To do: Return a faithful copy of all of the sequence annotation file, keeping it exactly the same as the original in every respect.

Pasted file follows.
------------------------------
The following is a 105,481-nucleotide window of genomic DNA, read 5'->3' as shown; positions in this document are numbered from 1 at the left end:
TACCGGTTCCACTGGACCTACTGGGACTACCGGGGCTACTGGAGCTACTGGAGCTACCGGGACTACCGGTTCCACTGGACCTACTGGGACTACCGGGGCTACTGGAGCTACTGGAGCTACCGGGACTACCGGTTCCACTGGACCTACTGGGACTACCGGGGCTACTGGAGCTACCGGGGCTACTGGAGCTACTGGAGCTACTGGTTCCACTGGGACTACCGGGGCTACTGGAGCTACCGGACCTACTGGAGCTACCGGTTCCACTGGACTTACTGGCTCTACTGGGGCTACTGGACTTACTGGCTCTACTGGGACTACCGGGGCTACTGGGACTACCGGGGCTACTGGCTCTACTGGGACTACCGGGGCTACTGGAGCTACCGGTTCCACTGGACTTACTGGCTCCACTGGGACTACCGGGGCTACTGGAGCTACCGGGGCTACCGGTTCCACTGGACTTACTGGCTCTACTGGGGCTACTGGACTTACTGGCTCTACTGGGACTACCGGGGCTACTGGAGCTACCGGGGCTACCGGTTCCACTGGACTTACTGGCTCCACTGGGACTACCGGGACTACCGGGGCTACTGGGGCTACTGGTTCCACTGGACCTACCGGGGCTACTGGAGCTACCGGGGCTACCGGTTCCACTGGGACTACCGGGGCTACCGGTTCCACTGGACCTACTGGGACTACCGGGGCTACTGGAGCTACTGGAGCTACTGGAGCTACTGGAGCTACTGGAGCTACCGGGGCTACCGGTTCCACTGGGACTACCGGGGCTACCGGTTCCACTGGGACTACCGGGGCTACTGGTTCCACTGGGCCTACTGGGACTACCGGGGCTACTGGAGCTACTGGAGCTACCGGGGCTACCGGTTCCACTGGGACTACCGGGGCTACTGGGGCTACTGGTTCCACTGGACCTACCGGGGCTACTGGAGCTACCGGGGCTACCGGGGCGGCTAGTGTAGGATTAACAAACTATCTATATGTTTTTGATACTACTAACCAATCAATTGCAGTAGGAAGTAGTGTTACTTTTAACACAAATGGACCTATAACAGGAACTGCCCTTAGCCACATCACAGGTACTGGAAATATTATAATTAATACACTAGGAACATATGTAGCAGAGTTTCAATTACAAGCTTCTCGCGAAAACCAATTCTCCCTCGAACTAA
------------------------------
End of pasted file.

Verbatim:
The following is a 105,481-nucleotide window of genomic DNA, read 5'->3' as shown; positions in this document are numbered from 1 at the left end:
TACCGGTTCCACTGGACCTACTGGGACTACCGGGGCTACTGGAGCTACTGGAGCTACCGGGACTACCGGTTCCACTGGACCTACTGGGACTACCGGGGCTACTGGAGCTACTGGAGCTACCGGGACTACCGGTTCCACTGGACCTACTGGGACTACCGGGGCTACTGGAGCTACCGGGGCTACTGGAGCTACTGGAGCTACTGGTTCCACTGGGACTACCGGGGCTACTGGAGCTACCGGACCTACTGGAGCTACCGGTTCCACTGGACTTACTGGCTCTACTGGGGCTACTGGACTTACTGGCTCTACTGGGACTACCGGGGCTACTGGGACTACCGGGGCTACTGGCTCTACTGGGACTACCGGGGCTACTGGAGCTACCGGTTCCACTGGACTTACTGGCTCCACTGGGACTACCGGGGCTACTGGAGCTACCGGGGCTACCGGTTCCACTGGACTTACTGGCTCTACTGGGGCTACTGGACTTACTGGCTCTACTGGGACTACCGGGGCTACTGGAGCTACCGGGGCTACCGGTTCCACTGGACTTACTGGCTCCACTGGGACTACCGGGACTACCGGGGCTACTGGGGCTACTGGTTCCACTGGACCTACCGGGGCTACTGGAGCTACCGGGGCTACCGGTTCCACTGGGACTACCGGGGCTACCGGTTCCACTGGACCTACTGGGACTACCGGGGCTACTGGAGCTACTGGAGCTACTGGAGCTACTGGAGCTACTGGAGCTACCGGGGCTACCGGTTCCACTGGGACTACCGGGGCTACCGGTTCCACTGGGACTACCGGGGCTACTGGTTCCACTGGGCCTACTGGGACTACCGGGGCTACTGGAGCTACTGGAGCTACCGGGGCTACCGGTTCCACTGGGACTACCGGGGCTACTGGGGCTACTGGTTCCACTGGACCTACCGGGGCTACTGGAGCTACCGGGGCTACCGGGGCGGCTAGTGTAGGATTAACAAACTATCTATATGTTTTTGATACTACTAACCAATCAATTGCAGTAGGAAGTAGTGTTACTTTTAACACAAATGGACCTATAACAGGAACTGCCCTTAGCCACATCACAGGTACTGGAAATATTATAATTAATACACTAGGAACATATGTAGCAGAGTTTCAATTACAAGCTTCTCGCGAAAACCAATTCTCCCTCGAACTAA